Some Notes on the Parish of Maghera and Neighbourhood

By A. K. MORRISON and S. D. LYTLE.

Published in the Ulster Journal of Archeology Vol. VIII, McCaw, Stevenson & Orr, The Linenhall Press, 1902.

THE town and parish of Maghera are situated in the barony of Loughinshollin and the county of Derry. The parish is bounded on the north by Killyleagh, on the west by Ballinascreen and Kilcronaghan, on the south-east by Ballyscullion and Termoneeny, and on the east by Tamlaght-o’-Crilly, all in the diocese of Derry.

The town is of great antiquity. It is recorded that the see of Ardstra, or Ardstragh, was removed to Maghera in 597 ; it continued as a separate diocese until 1158, when it was united to the see of Derry. In 1641 it was burnt by the Irish, under Macdonnell. In 1688 it was assaulted by the army of James II, the inhabitants seeking refuge in the city of Derry.

It was anciently called Machaire Ratha Luraigh Machaire means a plain this was changed into its present name, Maghera. Ratha Luraigh means the fort of Lurach. St. Lurach was the patron saint of this parish, and his festival was formerly celebrated on the 17 February. Like many Irish saints, Lurach was of royal lineage. Lurach of the Poems, son of Griana uais, monarch of Ireland, who married Davorca, sister of Saint Patrick.

The ruins of St. Lurach’s church adjoin the town, and are in a good state of preservation. They are now under the charge of the Board of Works, and so are well looked after.

Samuel Lewis, in his Topographical Dictionary of Ireland (1837), says about this church :

“The ruins of the old church are highly interesting, and some portions bear marks of very remote antiquity. Over the west entrance is a representation of the Crucifixion, rudely sculptured in high relief, with ten of the apostles ; and in the churchyard are the tomb and pillar of Leuri, the patron saint, whose grave was opened some time since, when a silver crucifix was found in it, which was carefully replaced.”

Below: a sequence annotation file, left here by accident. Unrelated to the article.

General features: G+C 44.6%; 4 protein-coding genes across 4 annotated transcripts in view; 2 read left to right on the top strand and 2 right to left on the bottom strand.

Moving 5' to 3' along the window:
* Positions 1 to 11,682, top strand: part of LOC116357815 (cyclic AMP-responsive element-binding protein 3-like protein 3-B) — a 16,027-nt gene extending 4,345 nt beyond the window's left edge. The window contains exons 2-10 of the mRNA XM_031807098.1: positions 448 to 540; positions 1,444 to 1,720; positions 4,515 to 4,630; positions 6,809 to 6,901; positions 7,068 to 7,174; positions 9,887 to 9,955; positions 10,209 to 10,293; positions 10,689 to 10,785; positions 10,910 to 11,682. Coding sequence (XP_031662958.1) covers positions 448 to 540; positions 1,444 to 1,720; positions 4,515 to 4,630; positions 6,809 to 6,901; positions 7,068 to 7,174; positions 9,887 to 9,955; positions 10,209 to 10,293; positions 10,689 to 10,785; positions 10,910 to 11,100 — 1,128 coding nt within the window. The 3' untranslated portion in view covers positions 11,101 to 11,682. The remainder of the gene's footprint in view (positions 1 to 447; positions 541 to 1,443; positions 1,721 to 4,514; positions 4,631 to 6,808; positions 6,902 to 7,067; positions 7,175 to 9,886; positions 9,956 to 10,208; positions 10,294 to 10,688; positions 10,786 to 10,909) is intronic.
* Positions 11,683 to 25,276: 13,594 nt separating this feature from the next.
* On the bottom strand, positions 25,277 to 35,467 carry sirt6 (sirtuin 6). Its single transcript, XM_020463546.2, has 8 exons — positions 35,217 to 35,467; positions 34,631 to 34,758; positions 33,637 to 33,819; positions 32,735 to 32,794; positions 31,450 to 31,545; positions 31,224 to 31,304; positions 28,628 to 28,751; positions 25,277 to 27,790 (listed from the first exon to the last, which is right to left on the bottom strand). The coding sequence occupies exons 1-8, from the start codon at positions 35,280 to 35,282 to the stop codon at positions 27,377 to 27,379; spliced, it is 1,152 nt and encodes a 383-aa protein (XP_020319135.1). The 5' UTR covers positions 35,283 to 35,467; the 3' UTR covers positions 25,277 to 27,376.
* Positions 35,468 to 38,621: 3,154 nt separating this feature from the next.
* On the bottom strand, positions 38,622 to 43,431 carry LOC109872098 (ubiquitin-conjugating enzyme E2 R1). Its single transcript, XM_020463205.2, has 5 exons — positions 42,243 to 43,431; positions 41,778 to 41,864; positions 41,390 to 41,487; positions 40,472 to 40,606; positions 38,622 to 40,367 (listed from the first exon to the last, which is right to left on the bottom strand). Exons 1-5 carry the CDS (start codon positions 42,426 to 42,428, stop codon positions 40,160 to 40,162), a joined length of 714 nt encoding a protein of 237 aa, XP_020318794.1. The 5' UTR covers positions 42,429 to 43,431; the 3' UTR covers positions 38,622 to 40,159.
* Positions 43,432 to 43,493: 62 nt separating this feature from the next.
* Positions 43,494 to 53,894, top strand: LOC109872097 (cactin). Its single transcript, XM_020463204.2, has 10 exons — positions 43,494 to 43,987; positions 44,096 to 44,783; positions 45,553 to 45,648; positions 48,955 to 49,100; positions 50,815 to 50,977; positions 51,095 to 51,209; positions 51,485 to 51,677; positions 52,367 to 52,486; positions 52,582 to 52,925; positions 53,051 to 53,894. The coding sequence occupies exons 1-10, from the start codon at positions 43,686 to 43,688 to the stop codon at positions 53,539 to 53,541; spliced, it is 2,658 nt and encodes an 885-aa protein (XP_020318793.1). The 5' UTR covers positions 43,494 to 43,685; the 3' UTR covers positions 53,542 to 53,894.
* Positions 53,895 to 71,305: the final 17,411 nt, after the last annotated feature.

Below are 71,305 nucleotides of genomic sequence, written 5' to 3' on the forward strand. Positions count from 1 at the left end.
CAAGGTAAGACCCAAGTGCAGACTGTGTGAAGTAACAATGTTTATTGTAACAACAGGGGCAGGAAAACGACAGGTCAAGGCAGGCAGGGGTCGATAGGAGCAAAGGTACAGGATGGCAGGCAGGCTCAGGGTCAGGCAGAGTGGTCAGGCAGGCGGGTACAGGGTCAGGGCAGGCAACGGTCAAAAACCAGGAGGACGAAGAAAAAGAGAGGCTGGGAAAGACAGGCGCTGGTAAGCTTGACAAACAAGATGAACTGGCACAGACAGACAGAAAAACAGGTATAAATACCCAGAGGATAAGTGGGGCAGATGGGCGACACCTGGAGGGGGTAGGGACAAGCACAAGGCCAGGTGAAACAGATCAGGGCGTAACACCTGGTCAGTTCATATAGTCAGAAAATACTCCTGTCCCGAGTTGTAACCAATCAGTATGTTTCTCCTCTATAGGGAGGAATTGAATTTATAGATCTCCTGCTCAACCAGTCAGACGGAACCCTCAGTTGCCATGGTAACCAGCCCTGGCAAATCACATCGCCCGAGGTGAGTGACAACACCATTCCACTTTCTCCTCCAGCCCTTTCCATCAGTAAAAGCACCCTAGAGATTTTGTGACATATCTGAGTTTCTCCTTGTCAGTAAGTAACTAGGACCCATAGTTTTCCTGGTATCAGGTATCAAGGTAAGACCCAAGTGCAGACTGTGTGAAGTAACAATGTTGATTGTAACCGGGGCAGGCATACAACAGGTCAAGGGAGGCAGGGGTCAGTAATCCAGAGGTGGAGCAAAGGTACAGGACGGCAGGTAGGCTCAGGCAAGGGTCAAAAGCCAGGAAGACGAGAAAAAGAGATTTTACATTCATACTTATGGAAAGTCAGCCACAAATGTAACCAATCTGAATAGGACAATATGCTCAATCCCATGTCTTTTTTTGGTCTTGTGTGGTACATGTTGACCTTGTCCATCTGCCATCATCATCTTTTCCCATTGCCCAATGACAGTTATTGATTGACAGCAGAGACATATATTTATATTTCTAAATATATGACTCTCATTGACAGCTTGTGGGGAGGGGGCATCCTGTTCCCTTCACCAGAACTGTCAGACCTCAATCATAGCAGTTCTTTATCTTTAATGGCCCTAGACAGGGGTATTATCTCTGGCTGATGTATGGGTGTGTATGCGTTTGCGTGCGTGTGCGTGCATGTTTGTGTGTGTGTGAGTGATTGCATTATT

It would have been much better to have suppressed this information, as a couple of thieves came afterwards and opened this grave and stole the sacred relics. An information was sworn by the late Alexander Hipson of Maghera, describing these thieves ; and the late Rev. Spencer Knox had them followed to Magherafelt and Moneymore, but unfortunately all trace of them was lost.

On the 4 January, 1881, a paper was read before the Belfast Naturalists’ Field Club by F. W. Lockwood, on “The Crucifixion and other Sculptures of the Ruined Church at Maghera, Co. Derry,” in which he stated :

“The ruined church at Maghera presents features perfectly unique amongst Irish ecclesiastical remains in its square-headed west doorway, above which is carved in relief, according to Lord Dunraven, the Crucifixion, the figures of the eleven disciples, and the two soldiers with spear and sponge. In Miss Stokes’s work it is described as ‘the Crucifixion, with lance and sponge, the figure of the Saviour draped to the hands and wrists, the three disciples and the woman standing near.’ A full-sized drawing explained that the decay of the stone rendered it difficult to identify some of the figures, but the two Roman soldiers, the blessed Virgin, and probably nine disciples, with the position of the tenth, are clearly to be made out ; angels are also to be seen hovering above the cross. Several similar features are also to be seen in the sculptured crosses of the ninth and tenth centuries at Monasterboice and elsewhere. The probable date of this interesting relic is between the years 960 to 1000 A.D.”